• Thanks for the input. Software is already written, however it deals with the filesystem and there is a possibility that if something went wrong, data would be deleted. I always fly with the motto: better to be prepared. Regarding the part about the recipient having done something positive to accept the terms -- is simply stating in the license that using my software alone implies acceptance of these terms, or must I have some sort of user interaction (EULA dialog they must click through)? My software is targeted ad Sys Admins and is run from the command line, so I can't have a popup window... – Snake Doc 5 years ago
  • Even if you are 100% protected by case law, you can still get sued by disgruntled customers. Will that stop you? – Henry The Hengineer 5 years ago

3

I am not a lawyer, but I do sell software and have been doing so for 35+ years.

If you are in the United states and the people buying your software are in the United States, you can not disclaim all warranties in your license. Many states follow the Uniform Commercial Code (UCC) and if your state follows that law or you sell to someone in that state that follows it, your disclaimer of all warranties is at least partially invalid.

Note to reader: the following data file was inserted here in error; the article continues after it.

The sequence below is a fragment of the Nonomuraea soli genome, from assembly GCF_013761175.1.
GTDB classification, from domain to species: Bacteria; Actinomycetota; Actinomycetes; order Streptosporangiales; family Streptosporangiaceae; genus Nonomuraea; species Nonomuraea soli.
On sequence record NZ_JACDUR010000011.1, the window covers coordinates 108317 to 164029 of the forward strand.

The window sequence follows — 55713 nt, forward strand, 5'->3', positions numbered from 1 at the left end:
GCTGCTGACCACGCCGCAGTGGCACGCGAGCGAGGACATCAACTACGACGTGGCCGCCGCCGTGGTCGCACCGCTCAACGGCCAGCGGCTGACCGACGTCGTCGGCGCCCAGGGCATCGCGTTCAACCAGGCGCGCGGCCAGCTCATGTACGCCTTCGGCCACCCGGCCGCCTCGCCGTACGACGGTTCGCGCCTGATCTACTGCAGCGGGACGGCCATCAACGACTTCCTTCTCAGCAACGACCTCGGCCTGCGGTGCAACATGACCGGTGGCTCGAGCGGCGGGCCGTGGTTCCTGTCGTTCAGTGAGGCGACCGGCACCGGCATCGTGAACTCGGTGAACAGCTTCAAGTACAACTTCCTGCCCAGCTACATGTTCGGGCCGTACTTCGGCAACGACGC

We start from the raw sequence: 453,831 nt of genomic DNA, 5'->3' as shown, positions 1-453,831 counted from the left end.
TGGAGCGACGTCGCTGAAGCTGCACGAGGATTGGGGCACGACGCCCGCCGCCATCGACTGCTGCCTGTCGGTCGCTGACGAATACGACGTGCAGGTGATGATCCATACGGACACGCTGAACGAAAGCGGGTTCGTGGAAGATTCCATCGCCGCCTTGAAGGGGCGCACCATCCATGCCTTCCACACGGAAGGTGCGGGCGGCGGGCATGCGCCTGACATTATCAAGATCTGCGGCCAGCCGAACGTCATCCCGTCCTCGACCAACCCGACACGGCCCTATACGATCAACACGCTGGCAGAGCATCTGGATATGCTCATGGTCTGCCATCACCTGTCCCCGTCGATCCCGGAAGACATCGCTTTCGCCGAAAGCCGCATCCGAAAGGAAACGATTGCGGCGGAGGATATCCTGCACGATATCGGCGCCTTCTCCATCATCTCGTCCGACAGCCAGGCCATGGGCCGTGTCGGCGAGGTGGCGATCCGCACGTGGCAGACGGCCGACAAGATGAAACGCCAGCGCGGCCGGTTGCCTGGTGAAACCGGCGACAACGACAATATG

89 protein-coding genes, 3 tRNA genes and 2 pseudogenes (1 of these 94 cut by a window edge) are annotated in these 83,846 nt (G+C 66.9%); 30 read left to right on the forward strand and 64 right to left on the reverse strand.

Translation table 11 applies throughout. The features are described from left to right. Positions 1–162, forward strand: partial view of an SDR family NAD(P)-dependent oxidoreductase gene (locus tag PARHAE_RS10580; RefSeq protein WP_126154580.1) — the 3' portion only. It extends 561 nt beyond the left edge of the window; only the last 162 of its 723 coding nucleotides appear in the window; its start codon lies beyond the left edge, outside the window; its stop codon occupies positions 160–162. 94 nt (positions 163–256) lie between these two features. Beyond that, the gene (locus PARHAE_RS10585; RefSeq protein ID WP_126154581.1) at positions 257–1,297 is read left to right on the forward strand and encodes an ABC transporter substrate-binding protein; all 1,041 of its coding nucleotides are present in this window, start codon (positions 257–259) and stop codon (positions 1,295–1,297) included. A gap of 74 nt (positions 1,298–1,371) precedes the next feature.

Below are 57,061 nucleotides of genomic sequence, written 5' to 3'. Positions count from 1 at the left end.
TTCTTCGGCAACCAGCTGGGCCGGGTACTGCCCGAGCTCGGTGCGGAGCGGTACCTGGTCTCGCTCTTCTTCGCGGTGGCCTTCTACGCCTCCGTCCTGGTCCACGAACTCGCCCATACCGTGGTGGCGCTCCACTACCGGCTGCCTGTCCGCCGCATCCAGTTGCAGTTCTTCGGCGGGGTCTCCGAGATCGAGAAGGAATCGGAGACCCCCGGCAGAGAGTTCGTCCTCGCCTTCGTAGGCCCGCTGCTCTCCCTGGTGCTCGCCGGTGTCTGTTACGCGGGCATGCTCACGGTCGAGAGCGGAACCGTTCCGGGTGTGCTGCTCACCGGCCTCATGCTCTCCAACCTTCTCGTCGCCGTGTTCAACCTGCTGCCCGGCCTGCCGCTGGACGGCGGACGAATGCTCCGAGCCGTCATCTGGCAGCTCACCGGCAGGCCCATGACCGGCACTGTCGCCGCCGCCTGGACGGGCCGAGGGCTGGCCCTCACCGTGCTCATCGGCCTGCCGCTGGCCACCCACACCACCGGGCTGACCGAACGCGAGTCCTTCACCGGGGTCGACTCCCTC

In particular, under the UCC "Implied warranty of fitness —Implied warranty of fitness arises when the seller knows the buyer is relying upon the seller's expertise in choosing goods. Implied warranty of merchantability: every sale of goods fit for ordinary purposes. Express warranties: arise from any statement of fact of promise."

Every good software license includes the following text: